Disclaimer: Beginners' content.

There are two ways to understand how memory allocation works:

  • Look at the code of malloc and all the syscalls used. You can find both of these here and here.
  • Or, wonder why the heck do I have to read 8k lines to understand how memory allocation works, and then do as follows:

Write the following code in your favorite editor.

#include <stdio.h>

int main(void)
{
    int i = 0;
    i = 2;
    return 0;
}

Compile it: gcc -g test.c
Run GDB with the compiled file: gdb ./a.out
Set a breakpoint on main() function: break main
Run: run
See how the process memory layout looks like: info proc mappings
(More on what this memory layout actually means some other day)

You will see something like this:

(gdb) info proc mappings
process 10741
Mapped address spaces:

          Start Addr           End Addr       Size     Offset objfile
            0x400000           0x401000     0x1000        0x0 /home/ubuntu/heap/a.out
            0x600000           0x601000     0x1000        0x0 /home/ubuntu/heap/a.out
            0x601000           0x602000     0x1000     0x1000 /home/ubuntu/heap/a.out
      0x7ffff7a0d000     0x7ffff7bcd000   0x1c0000        0x0 /lib/x86_64-linux-gnu/libc-2.23.so
      0x7ffff7bcd000     0x7ffff7dcd000   0x200000   0x1c0000 /lib/x86_64-linux-gnu/libc-2.23.so
      0x7ffff7dcd000     0x7ffff7dd1000     0x4000   0x1c0000 /lib/x86_64-linux-gnu/libc-2.23.so
      0x7ffff7dd1000     0x7ffff7dd3000     0x2000   0x1c4000 /lib/x86_64-linux-gnu/libc-2.23.so
      0x7ffff7dd3000     0x7ffff7dd7000     0x4000        0x0
      0x7ffff7dd7000     0x7ffff7dfd000    0x26000        0x0 /lib/x86_64-linux-gnu/ld-2.23.so
      0x7ffff7fea000     0x7ffff7fed000     0x3000        0x0
      0x7ffff7ff6000     0x7ffff7ff8000     0x2000        0x0
      0x7ffff7ff8000     0x7ffff7ffa000     0x2000        0x0 [vvar]
      0x7ffff7ffa000     0x7ffff7ffc000     0x2000        0x0 [vdso]
      0x7ffff7ffc000     0x7ffff7ffd000     0x1000    0x25000 /lib/x86_64-linux-gnu/ld-2.23.so
      0x7ffff7ffd000     0x7ffff7ffe000     0x1000    0x26000 /lib/x86_64-linux-gnu/ld-2.23.so
      0x7ffff7ffe000     0x7ffff7fff000     0x1000        0x0
      0x7ffffffde000     0x7ffffffff000    0x21000        0x0 [stack]
  0xffffffffff600000 0xffffffffff601000     0x1000        0x0 [vsyscall]

From the third line, you can see that the "heap" ends at address 0x602000. Anything written outside of this address will result in an error. You can verify this by attempting to write a value on the next address, in this case, 0x602001.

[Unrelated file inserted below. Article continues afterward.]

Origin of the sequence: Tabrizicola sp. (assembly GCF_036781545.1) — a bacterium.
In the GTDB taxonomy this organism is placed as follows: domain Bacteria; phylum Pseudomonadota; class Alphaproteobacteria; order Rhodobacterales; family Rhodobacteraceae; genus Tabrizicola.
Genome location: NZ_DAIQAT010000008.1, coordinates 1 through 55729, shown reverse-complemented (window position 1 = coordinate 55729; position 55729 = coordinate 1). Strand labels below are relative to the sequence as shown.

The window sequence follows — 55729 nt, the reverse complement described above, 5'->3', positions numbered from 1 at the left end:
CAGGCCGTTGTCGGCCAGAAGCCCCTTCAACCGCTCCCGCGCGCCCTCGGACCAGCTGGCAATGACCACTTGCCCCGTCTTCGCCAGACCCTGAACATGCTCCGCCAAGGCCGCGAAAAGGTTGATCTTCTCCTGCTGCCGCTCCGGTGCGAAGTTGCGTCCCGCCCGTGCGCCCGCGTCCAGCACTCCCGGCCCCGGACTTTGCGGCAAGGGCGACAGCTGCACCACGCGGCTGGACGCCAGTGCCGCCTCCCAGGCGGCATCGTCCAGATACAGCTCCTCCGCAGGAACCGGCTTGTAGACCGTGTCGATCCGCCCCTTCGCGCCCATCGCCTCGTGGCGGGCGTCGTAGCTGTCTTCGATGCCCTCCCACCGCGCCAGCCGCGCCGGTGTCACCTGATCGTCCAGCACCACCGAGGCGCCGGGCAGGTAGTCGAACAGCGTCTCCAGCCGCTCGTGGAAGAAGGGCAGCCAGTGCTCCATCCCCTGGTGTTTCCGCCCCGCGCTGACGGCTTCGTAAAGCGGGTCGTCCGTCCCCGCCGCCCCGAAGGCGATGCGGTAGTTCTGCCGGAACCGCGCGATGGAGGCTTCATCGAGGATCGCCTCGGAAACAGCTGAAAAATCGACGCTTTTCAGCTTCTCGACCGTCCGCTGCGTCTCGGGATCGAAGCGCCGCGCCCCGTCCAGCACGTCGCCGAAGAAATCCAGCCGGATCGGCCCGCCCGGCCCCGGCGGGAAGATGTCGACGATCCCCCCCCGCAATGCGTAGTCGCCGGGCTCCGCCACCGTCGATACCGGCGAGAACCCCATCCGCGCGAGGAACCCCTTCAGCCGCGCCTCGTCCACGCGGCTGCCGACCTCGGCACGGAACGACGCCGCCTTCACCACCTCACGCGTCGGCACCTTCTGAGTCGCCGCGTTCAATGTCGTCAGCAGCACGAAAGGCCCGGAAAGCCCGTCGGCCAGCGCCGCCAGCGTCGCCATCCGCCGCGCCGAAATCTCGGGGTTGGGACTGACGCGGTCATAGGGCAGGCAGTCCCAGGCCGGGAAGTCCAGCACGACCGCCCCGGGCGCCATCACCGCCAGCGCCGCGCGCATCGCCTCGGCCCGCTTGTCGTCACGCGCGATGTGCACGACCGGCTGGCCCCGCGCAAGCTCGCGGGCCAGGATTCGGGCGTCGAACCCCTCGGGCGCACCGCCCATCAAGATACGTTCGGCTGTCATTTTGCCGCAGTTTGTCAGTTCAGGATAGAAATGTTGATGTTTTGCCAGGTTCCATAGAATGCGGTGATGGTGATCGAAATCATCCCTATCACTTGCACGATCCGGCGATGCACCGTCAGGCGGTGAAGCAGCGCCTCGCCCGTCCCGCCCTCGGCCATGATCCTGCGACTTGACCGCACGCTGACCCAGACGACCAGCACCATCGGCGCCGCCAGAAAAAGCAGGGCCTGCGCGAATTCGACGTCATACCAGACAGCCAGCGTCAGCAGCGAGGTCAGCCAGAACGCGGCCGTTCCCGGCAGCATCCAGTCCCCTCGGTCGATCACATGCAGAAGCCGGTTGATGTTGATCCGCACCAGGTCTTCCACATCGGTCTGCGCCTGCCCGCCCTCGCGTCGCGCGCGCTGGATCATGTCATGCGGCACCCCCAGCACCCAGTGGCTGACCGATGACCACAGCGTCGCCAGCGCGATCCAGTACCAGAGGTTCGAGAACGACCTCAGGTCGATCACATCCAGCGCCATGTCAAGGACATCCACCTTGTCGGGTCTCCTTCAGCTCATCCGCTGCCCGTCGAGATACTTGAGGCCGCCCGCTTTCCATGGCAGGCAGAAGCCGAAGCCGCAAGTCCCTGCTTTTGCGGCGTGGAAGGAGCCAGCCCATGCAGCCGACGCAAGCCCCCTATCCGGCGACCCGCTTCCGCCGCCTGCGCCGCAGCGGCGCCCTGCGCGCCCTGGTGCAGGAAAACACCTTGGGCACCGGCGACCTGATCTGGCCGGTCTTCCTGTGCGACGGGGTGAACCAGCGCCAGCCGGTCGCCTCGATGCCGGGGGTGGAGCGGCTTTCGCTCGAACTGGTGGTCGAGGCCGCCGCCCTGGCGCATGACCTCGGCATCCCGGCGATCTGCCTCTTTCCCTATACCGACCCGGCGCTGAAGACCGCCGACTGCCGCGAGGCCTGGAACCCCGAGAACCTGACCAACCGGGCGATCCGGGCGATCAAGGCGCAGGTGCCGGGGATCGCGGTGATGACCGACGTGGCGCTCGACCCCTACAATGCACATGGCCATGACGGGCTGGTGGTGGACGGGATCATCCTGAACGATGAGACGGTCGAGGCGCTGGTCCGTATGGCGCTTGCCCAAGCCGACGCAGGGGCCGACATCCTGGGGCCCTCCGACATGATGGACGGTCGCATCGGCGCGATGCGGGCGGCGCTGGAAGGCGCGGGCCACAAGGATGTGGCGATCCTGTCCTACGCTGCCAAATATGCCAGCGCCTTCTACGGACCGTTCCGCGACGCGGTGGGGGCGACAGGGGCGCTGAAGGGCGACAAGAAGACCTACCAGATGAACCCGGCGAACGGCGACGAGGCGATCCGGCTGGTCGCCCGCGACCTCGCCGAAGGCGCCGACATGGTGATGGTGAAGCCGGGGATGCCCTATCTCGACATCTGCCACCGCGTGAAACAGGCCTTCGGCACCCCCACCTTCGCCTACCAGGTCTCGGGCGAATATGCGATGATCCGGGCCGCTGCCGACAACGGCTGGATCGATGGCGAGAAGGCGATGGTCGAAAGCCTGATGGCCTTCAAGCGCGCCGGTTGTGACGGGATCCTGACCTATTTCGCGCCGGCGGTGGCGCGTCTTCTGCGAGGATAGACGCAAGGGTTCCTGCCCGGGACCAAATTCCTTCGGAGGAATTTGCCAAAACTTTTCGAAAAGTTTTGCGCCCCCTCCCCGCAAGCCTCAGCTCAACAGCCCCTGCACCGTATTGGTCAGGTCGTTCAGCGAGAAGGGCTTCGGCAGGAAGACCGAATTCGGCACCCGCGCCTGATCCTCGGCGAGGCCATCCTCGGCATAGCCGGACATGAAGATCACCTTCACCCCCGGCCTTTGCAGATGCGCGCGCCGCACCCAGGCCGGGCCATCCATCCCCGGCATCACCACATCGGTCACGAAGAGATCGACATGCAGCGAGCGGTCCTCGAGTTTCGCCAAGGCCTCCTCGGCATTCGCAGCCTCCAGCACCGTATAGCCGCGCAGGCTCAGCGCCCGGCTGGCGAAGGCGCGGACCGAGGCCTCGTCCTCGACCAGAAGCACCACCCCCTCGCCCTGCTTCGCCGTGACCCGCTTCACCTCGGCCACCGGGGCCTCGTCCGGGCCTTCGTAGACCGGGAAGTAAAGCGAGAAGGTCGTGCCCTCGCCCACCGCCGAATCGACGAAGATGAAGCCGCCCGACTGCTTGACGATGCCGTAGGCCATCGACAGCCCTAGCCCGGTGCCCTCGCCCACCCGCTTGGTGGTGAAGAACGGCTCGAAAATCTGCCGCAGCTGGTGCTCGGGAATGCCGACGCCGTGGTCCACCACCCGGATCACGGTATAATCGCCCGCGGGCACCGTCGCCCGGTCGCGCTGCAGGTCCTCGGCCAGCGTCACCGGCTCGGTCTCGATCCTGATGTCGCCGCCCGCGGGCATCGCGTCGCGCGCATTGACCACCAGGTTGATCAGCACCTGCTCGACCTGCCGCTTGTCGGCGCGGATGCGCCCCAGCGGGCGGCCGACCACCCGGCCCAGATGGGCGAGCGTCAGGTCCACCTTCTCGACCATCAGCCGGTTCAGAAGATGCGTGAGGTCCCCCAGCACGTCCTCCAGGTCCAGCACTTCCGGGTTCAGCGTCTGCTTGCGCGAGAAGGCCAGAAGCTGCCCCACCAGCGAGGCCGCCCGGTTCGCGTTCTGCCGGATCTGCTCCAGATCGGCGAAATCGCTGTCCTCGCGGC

set {int}0x602001 = 1234

I get Cannot access memory at address 0x602001.

To write anything outside of this address, all we have to do is to explicitly ask linux to allow us to do that. malloc does that for us. But it also does a whole lot of other stuff we don't need right now. Instead we'll use sbrk function, which increases the heap size by a given amount. For example, look at the following program.

#include <stdint.h>
#include <unistd.h>

int main(void)
{
	int i = 0;
	i = 2;
    sbrk(10);    //ask for 10 more bytes
	return 0;
}

Compile and run in GDB the same way as we did for the previous program. In GDB:

break 8
break 9
run
info proc mappings

On the first breakpoint, try to write to the outsider address and verify you still get the error.

Continue to next breakpoint (i.e. after sbrk): continue
Check memory layout again: info proc mappings

(gdb) info proc mappings
process 11076
Mapped address spaces:

          Start Addr           End Addr       Size     Offset objfile
            0x400000           0x401000     0x1000        0x0 /home/ubuntu/heap/a.out
            0x600000           0x601000     0x1000        0x0 /home/ubuntu/heap/a.out
            0x601000           0x602000     0x1000     0x1000 /home/ubuntu/heap/a.out
            0x602000           0x603000     0x1000        0x0 [heap]
      0x7ffff7a0d000     0x7ffff7bcd000   0x1c0000        0x0 /lib/x86_64-linux-gnu/libc-2.23.so
      0x7ffff7bcd000     0x7ffff7dcd000   0x200000   0x1c0000 /lib/x86_64-linux-gnu/libc-2.23.so
      0x7ffff7dcd000     0x7ffff7dd1000     0x4000   0x1c0000 /lib/x86_64-linux-gnu/libc-2.23.so
      0x7ffff7dd1000     0x7ffff7dd3000     0x2000   0x1c4000 /lib/x86_64-linux-gnu/libc-2.23.so
      0x7ffff7dd3000     0x7ffff7dd7000     0x4000        0x0
      0x7ffff7dd7000     0x7ffff7dfd000    0x26000        0x0 /lib/x86_64-linux-gnu/ld-2.23.so
      0x7ffff7fea000     0x7ffff7fed000     0x3000        0x0
      0x7ffff7ff6000     0x7ffff7ff8000     0x2000        0x0
      0x7ffff7ff8000     0x7ffff7ffa000     0x2000        0x0 [vvar]
      0x7ffff7ffa000     0x7ffff7ffc000     0x2000        0x0 [vdso]
      0x7ffff7ffc000     0x7ffff7ffd000     0x1000    0x25000 /lib/x86_64-linux-gnu/ld-2.23.so
      0x7ffff7ffd000     0x7ffff7ffe000     0x1000    0x26000 /lib/x86_64-linux-gnu/ld-2.23.so
      0x7ffff7ffe000     0x7ffff7fff000     0x1000        0x0
      0x7ffffffde000     0x7ffffffff000    0x21000        0x0 [stack]
  0xffffffffff600000 0xffffffffff601000     0x1000        0x0 [vsyscall]

If you see a [heap] line added on the fourth position, congrats, you just allocated memory. Try to write to the address 0x602001 again, and this time you will get no errors. You can verify the value is indeed written by x 0x602001.

Also, the Size of the [heap] section isn't exactly 10 as we asked. Linux won't give you anything less than a page. If you attempt to do another sbrk(10), it will fit into this same page.

With that said, NEVER use sbrk to allocate memory in real programs. There is memory allocation, and then there is management of the allocated area. There is also freeing the allocated memory, and also using mmap to allocate large amounts of memory. malloc takes care of everything needed.